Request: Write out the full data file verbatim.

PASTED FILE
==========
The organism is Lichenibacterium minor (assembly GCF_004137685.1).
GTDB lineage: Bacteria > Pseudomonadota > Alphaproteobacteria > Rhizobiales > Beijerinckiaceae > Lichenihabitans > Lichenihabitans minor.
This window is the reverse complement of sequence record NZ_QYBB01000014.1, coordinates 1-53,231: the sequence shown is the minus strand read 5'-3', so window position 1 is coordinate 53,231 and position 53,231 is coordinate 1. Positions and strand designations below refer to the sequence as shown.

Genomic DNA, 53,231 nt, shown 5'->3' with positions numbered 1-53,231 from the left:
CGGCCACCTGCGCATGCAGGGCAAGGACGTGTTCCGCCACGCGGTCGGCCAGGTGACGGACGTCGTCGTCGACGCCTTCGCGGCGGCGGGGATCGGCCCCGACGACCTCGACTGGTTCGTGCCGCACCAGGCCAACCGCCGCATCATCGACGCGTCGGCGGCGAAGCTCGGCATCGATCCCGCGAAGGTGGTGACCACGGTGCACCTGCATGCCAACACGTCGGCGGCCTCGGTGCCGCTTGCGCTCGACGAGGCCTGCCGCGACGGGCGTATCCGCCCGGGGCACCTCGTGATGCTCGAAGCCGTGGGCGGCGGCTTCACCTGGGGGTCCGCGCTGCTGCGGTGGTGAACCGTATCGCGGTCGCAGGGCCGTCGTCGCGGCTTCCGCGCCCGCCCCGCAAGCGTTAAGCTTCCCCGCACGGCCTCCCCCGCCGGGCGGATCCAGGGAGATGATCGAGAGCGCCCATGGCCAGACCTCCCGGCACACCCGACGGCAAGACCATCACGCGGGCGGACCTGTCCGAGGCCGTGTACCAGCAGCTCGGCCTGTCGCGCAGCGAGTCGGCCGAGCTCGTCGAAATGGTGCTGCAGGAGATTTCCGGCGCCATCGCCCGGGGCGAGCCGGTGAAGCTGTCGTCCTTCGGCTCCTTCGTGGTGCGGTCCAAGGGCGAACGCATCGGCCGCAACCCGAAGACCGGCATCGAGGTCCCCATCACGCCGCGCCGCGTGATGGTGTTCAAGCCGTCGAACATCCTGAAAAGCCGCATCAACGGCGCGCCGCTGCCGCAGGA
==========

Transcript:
The organism is Lichenibacterium minor (assembly GCF_004137685.1).
GTDB lineage: Bacteria > Pseudomonadota > Alphaproteobacteria > Rhizobiales > Beijerinckiaceae > Lichenihabitans > Lichenihabitans minor.
This window is the reverse complement of sequence record NZ_QYBB01000014.1, coordinates 1-53,231: the sequence shown is the minus strand read 5'-3', so window position 1 is coordinate 53,231 and position 53,231 is coordinate 1. Positions and strand designations below refer to the sequence as shown.

Genomic DNA, 53,231 nt, shown 5'->3' with positions numbered 1-53,231 from the left:
CGGCCACCTGCGCATGCAGGGCAAGGACGTGTTCCGCCACGCGGTCGGCCAGGTGACGGACGTCGTCGTCGACGCCTTCGCGGCGGCGGGGATCGGCCCCGACGACCTCGACTGGTTCGTGCCGCACCAGGCCAACCGCCGCATCATCGACGCGTCGGCGGCGAAGCTCGGCATCGATCCCGCGAAGGTGGTGACCACGGTGCACCTGCATGCCAACACGTCGGCGGCCTCGGTGCCGCTTGCGCTCGACGAGGCCTGCCGCGACGGGCGTATCCGCCCGGGGCACCTCGTGATGCTCGAAGCCGTGGGCGGCGGCTTCACCTGGGGGTCCGCGCTGCTGCGGTGGTGAACCGTATCGCGGTCGCAGGGCCGTCGTCGCGGCTTCCGCGCCCGCCCCGCAAGCGTTAAGCTTCCCCGCACGGCCTCCCCCGCCGGGCGGATCCAGGGAGATGATCGAGAGCGCCCATGGCCAGACCTCCCGGCACACCCGACGGCAAGACCATCACGCGGGCGGACCTGTCCGAGGCCGTGTACCAGCAGCTCGGCCTGTCGCGCAGCGAGTCGGCCGAGCTCGTCGAAATGGTGCTGCAGGAGATTTCCGGCGCCATCGCCCGGGGCGAGCCGGTGAAGCTGTCGTCCTTCGGCTCCTTCGTGGTGCGGTCCAAGGGCGAACGCATCGGCCGCAACCCGAAGACCGGCATCGAGGTCCCCATCACGCCGCGCCGCGTGATGGTGTTCAAGCCGTCGAACATCCTGAAAAGCCGCATCAACGGCGCGCCGCTGCCGCAGGA